Volendam. It’s been over ten years, but the first time I visited this quaint, little harbor town in high school, it was a cold, cloudy, rainy day. This time it is bright, sunny, and cool. The waters in the harbor are calm, unlike the choppy waters more than a decade ago. As we park the car in order to stretch our legs and go to the walkway along the shore, we park next to a little vehicle with a large decal of Marilyn Monroe on it. We stop and I have my picture taken “with Marilyn”.
Although the town is what steals my heart, Marilyn Monroe has been an inspiration to many. In an interview in 1988, Enya credits her song “Cursum Perficio” to Marilyn Monroe, specifically to Monroe’s house. As she elaborated in the interview, “‘Cursum Perficio’ comes from a documentary about Marilyn Monroe. It means ‘Here ends my journey’ and that saying was engraved in the entrance of her last house. But that’s how it often happens. Those two words haunted me for weeks and then I finally used them in a song.”1
The lyrics in the song are minimal as Enya repeats the Latin phrases several times over, re-recording over her voice to create her distinctive style, but the lyrics and the sound is appropriate to the subject matter. The song strongly implies a sense of the afterlife, with Enya’s haunting sounds making one feel almost like one is journeying through Dante’s spheres of the afterlife, particularly in the lines which follow “my journey ends here”, which are translated into “a word is enough for the wise; the more one has, the more he desires”. This appears to be a warning to others based on Marilyn Monroe’s own troubled personal life, which patterns that of many celebrities. The closing lyrics, “Post nubila, Phoebus. (in) Aeternum”, are most suggestive of Enya’s hinting at what lies beyond death, translated as they are into “after the clouds, the light. Forever.” But although this may be how Enya and her lyricist Roma Ryan translate the Latin into English, I find it curious that the name Phoebus is kept capitalized, with it being another name for the Greco-Roman god, Apollo – the embodiment of “sun and light”, among many other things.2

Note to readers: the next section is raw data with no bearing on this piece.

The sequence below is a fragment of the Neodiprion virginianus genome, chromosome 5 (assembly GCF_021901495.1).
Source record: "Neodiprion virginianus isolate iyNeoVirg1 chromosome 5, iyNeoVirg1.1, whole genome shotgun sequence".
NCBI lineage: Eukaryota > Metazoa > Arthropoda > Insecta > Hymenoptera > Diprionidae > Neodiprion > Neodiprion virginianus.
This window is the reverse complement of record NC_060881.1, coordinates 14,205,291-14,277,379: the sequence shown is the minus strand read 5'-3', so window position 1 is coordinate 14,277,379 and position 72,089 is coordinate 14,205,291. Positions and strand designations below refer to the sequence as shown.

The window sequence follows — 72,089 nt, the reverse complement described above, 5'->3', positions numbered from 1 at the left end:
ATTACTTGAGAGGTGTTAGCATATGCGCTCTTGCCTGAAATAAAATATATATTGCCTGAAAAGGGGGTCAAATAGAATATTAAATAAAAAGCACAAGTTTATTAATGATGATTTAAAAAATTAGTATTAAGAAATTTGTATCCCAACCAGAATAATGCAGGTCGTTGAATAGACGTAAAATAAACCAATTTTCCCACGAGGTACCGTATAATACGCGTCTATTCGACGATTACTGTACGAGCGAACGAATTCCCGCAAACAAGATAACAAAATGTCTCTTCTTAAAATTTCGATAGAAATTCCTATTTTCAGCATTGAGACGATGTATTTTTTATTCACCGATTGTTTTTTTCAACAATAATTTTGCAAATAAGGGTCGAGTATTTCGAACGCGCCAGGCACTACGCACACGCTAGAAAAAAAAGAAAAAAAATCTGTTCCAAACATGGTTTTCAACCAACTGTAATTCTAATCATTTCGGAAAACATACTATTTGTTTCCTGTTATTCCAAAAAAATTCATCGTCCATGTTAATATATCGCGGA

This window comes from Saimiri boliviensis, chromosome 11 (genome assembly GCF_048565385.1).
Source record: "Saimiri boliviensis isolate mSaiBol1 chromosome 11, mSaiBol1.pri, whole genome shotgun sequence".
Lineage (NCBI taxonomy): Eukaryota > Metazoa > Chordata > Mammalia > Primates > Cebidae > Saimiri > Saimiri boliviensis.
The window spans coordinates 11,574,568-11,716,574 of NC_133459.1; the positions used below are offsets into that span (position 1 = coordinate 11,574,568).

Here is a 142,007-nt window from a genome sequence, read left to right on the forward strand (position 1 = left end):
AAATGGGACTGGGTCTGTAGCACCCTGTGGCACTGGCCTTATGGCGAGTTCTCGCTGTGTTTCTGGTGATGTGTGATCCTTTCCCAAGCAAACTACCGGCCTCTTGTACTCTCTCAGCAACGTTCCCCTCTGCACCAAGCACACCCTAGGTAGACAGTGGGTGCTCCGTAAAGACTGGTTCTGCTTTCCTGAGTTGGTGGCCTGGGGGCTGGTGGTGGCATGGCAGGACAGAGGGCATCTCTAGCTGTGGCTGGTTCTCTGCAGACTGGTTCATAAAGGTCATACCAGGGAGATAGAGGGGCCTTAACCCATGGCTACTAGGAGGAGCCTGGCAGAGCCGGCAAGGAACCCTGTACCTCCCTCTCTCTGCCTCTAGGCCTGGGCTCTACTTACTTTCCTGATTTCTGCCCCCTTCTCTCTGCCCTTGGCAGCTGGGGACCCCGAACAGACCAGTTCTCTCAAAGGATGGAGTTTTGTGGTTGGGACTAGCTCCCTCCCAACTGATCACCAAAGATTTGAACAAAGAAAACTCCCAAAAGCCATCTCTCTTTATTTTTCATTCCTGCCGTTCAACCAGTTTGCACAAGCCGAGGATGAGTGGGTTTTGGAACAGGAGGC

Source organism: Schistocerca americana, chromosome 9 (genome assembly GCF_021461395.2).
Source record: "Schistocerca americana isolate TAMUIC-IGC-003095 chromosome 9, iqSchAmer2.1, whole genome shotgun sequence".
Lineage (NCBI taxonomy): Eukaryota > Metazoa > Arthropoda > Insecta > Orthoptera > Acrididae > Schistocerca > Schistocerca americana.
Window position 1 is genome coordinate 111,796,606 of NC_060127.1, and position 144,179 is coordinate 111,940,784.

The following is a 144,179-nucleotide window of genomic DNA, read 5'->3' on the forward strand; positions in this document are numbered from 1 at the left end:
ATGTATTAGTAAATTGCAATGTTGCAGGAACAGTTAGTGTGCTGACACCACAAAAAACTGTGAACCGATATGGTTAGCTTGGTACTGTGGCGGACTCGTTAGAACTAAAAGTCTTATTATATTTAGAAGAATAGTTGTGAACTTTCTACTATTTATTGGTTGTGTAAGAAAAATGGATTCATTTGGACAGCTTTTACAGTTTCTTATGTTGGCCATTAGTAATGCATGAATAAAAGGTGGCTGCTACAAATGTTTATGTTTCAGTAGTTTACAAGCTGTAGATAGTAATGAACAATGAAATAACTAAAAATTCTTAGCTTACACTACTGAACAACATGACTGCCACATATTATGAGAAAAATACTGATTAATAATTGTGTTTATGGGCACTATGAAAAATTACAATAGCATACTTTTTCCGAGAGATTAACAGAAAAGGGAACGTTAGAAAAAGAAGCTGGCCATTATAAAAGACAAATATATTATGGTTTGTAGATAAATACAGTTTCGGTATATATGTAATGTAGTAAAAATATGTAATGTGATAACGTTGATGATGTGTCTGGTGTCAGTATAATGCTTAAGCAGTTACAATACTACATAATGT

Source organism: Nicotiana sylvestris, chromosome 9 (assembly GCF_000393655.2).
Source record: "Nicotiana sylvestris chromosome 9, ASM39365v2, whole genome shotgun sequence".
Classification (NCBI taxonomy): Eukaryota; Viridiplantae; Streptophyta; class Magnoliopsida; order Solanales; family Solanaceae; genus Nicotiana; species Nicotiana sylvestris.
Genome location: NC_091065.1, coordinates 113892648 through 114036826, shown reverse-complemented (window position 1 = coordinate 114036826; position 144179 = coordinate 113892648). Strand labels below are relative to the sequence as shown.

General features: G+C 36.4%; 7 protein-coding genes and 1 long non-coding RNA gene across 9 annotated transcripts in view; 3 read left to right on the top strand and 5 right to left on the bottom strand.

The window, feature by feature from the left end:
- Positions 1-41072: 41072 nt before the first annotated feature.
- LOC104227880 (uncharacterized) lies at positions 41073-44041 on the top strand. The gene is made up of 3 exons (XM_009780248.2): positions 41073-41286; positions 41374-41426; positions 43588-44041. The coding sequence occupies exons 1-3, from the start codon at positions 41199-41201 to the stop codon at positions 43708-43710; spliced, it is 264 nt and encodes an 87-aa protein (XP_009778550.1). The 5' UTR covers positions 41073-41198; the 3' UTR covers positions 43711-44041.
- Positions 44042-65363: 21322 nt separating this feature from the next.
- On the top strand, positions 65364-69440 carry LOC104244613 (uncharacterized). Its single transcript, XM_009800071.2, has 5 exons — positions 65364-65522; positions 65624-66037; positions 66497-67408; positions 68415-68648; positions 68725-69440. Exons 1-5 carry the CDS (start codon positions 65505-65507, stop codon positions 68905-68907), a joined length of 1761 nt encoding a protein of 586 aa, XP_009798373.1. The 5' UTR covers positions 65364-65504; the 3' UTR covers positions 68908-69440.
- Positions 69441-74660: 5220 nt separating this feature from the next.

Although Roma Ryan provides the English translation of “Phoebus” as “light” in general, I find the capitalization of the noun to be significant. Jesus Christ eventually replaced Apollo as the Ultimate sun god. So perhaps Roma Ryan’s ambiguity with the capitalization of Phoebus as general light is intentional, referring not specifically to Apollo, but to the Source of light, whoever or whatever that might be. And if that is the case there is no reason not to interpret “Cursum Perficio” as referring to Jesus Christ and the eternity with him that his followers wait for.
We celebrate Easter because we believe that Jesus did not remain dead, but rose to new life. And when he conquered death and was resurrected, “He also said to them, ‘This is what is written: the Messiah would suffer and rise from the dead the third day, and repentance for forgiveness of sins would be proclaimed in His name to all the nations, beginning at Jerusalem…He led [his disciples] out as far as Bethany, and lifting up His hands He blessed them. And while He was blessing them, He left them and was carried up into heaven” (Luke 24:46-47, 50-51). Although we believe, based on this passage, that Jesus Christ “ascended into heaven and sits at the right hand of God the Father”, we also wait for His return to earth when “The city does not need the sun or the moon to shine on it, because God’s glory illuminates it, and its lamp is the Lamb. The nations will walk in its light and the kings of the earth will bring their glory into it” (Revelation 21:23-24).